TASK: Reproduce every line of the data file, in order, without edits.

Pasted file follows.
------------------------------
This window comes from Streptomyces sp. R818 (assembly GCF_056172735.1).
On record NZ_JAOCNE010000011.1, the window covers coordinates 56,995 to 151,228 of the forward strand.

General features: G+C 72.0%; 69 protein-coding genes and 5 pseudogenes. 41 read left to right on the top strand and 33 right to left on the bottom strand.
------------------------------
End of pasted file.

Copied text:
This window comes from Streptomyces sp. R818 (assembly GCF_056172735.1).
On record NZ_JAOCNE010000011.1, the window covers coordinates 56,995 to 151,228 of the forward strand.

General features: G+C 72.0%; 69 protein-coding genes and 5 pseudogenes. 41 read left to right on the top strand and 33 right to left on the bottom strand.